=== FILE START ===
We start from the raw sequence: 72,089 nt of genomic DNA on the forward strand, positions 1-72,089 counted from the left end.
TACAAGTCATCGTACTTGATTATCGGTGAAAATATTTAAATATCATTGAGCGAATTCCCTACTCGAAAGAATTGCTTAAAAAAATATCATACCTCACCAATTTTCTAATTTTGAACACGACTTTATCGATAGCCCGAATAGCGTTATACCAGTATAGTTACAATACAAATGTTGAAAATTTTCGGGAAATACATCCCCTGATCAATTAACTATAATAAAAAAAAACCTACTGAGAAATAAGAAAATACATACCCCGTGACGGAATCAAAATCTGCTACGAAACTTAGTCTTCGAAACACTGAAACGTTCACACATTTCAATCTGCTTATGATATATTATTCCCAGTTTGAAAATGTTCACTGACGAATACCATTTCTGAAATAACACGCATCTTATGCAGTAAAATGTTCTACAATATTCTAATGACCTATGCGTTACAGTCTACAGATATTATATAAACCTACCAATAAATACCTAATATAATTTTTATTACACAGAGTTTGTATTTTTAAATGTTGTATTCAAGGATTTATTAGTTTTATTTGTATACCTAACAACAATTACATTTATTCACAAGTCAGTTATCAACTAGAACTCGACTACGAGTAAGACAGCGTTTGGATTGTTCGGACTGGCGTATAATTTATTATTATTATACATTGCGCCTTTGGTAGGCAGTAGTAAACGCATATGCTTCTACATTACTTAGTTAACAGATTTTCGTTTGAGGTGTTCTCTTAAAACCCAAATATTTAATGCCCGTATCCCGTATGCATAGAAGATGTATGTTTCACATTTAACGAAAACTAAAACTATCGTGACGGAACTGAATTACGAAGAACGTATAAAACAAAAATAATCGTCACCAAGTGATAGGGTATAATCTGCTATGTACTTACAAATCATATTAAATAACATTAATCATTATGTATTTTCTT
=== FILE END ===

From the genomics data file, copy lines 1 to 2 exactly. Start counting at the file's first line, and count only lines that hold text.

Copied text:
We start from the raw sequence: 72,089 nt of genomic DNA on the forward strand, positions 1-72,089 counted from the left end.
TACAAGTCATCGTACTTGATTATCGGTGAAAATATTTAAATATCATTGAGCGAATTCCCTACTCGAAAGAATTGCTTAAAAAAATATCATACCTCACCAATTTTCTAATTTTGAACACGACTTTATCGATAGCCCGAATAGCGTTATACCAGTATAGTTACAATACAAATGTTGAAAATTTTCGGGAAATACATCCCCTGATCAATTAACTATAATAAAAAAAAACCTACTGAGAAATAAGAAAATACATACCCCGTGACGGAATCAAAATCTGCTACGAAACTTAGTCTTCGAAACACTGAAACGTTCACACATTTCAATCTGCTTATGATATATTATTCCCAGTTTGAAAATGTTCACTGACGAATACCATTTCTGAAATAACACGCATCTTATGCAGTAAAATGTTCTACAATATTCTAATGACCTATGCGTTACAGTCTACAGATATTATATAAACCTACCAATAAATACCTAATATAATTTTTATTACACAGAGTTTGTATTTTTAAATGTTGTATTCAAGGATTTATTAGTTTTATTTGTATACCTAACAACAATTACATTTATTCACAAGTCAGTTATCAACTAGAACTCGACTACGAGTAAGACAGCGTTTGGATTGTTCGGACTGGCGTATAATTTATTATTATTATACATTGCGCCTTTGGTAGGCAGTAGTAAACGCATATGCTTCTACATTACTTAGTTAACAGATTTTCGTTTGAGGTGTTCTCTTAAAACCCAAATATTTAATGCCCGTATCCCGTATGCATAGAAGATGTATGTTTCACATTTAACGAAAACTAAAACTATCGTGACGGAACTGAATTACGAAGAACGTATAAAACAAAAATAATCGTCACCAAGTGATAGGGTATAATCTGCTATGTACTTACAAATCATATTAAATAACATTAATCATTATGTATTTTCTT